SMU's Turner, Gov. Rick Perry Send Their Condolences Upon Passing of Bill Clements
Among the hodgepodge of videos to which we linked only yesterday are a handful of particular note today, as Texans mourn the death of Bill Clements -- the 94-year-old Dallas native, two-time Texas governor, U.S. Deputy Secretary of Defense under Nixon and Ford and chair of SMU's board of governors. One clip in particular contains perhaps Clements's most infamous quote stemming from the pay-to-play scandal that resulted in the SMU receiving the death penalty in 1987 -- the one in which Clements acknowledged that, yes, payments were made to players, but rather than end them completely, they were merely "phased out."
That, among other statements made during the NCAA's investigation, led to NCAA enforcement director David Berst laying blame for the SMU scandal directly at the governor's feet: "If he's typical of people who are in charge at the highest level, then there really isn't any hope for integrity in collegiate athletics."
But the scandal, the subject of Thaddeus Matula's extraordinary Pony Excess doc for ESPN last year, isn't mentioned in R. Gerald Turner's statement that SMU just sent to media; it receives but one sentence in The Dallas Morning News's obit, which also doesn't mention the death of Clements's son last fall. Governor Rick Perry's statement sent to media mourns the passing of "the father of the modern-day Texas Republican Party." Both Perry and Turner's statements follow.
Statement from Gov. Rick Perry on the Passing of Gov. William P. Clements, Jr."Anita and I are deeply saddened today as our state and nation have lost a true pioneer, and a larger-than-life entrepreneur, public servant and, most of all, a Texan. Gov. Clements was a mentor and someone I admired and respected greatly. As the father of the modern day Texas Republican Party, Gov. Clements is responsible for the growth, success and election of Texas Republicans in every corner of our state. Today, Texans and Americans have lost a leader whose leadership, service and patriotism were unparalleled. Anita and I send our deepest sympathy to Rita Crocker Clements and the Clements family during this difficult time.
Today, I have ordered flags to be lowered to half-staff in honor of the life and service of former Texas Governor William P. Clements, Jr."SMU MOURNS DEATH OF
LONGTIME SUPPORTER BILL CLEMENTS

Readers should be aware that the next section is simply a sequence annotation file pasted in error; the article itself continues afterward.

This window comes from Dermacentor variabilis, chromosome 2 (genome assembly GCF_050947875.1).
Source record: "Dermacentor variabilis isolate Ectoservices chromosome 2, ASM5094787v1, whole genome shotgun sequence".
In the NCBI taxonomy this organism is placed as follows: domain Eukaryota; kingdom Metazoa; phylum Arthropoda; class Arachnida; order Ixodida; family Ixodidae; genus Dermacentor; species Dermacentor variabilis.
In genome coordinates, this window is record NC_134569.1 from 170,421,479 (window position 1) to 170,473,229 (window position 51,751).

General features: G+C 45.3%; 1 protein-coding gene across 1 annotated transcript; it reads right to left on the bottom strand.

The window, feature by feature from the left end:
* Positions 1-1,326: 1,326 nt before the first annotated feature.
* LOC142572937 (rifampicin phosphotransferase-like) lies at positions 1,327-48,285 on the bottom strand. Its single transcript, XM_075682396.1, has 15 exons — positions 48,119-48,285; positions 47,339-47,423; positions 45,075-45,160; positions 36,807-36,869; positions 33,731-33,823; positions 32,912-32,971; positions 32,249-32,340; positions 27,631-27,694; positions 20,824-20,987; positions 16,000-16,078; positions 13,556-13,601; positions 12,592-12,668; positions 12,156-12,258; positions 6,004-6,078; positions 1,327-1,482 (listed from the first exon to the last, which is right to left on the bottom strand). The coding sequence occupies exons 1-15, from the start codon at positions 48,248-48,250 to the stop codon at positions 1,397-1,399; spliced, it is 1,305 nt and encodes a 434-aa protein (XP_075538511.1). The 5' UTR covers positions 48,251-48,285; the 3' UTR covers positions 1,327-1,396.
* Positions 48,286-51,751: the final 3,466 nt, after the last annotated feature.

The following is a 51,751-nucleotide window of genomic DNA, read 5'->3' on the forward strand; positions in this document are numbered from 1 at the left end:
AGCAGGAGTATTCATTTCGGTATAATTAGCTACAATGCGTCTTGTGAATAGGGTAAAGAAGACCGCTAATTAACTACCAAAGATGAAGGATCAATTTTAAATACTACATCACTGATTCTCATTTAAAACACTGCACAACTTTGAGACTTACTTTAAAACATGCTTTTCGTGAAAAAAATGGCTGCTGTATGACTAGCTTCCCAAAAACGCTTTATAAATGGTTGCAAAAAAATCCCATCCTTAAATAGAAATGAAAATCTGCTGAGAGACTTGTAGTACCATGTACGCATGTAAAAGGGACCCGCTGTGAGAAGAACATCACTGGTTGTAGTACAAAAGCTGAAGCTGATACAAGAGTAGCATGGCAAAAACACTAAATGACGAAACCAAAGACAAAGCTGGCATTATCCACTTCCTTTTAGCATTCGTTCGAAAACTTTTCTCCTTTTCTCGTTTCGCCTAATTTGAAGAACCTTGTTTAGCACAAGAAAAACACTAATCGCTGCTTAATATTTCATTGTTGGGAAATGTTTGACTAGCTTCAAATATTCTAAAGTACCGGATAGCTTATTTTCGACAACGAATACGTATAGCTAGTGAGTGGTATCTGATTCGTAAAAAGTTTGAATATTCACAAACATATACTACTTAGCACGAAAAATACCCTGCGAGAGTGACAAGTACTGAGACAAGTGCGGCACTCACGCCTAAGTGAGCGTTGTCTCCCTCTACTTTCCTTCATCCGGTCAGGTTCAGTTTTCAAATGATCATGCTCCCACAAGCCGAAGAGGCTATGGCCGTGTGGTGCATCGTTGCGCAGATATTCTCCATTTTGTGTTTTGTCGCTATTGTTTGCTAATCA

Quote from Dr. R. Gerald Turner, President of SMU:
"Bill Clements' generosity and guidance have made a significant impact on academic programs throughout SMU, with major gifts supporting engineering, theology, mathematics and history. By endowing the Clements Department of History, including a new Ph.D. program, and the Clements Center for Southwest Studies, he enabled students ranging from undergraduates to doctoral fellows to learn more about the history and cultures of this region. Bill and Rita Clements also made it possible for SMU to acquire, rebuild and offer academic programs at SMU-in-Taos, located on the site of historic Fort Burgwin in northern New Mexico. This facility has given generations of students and faculty a tremendous and unique resource for teaching, learning and research.
"Earlier, as chair of SMU's Board from 1967-73 and again from l983-86, Bill Clements led the formation of an endowment committee resulting in dramatic increases in market value. He led funding of the campus master plan that continues to guide our academic offerings, and with an eye for detail in bricks and mortar, he preserved the continuity of SMU's Collegiate Georgian architecture. All this he accomplished with his typical no-nonsense approach and direct style of communication. His legacy as a business leader, public official and supporter of SMU will stand the test of time. He was a member of the SMU community for more than 70 years and he will be greatly missed."
Get the This Week's Top Stories Newsletter
Every week we collect the latest news, music and arts stories — along with film and food reviews and the best things to do this week — so that you'll never miss Observer's biggest stories.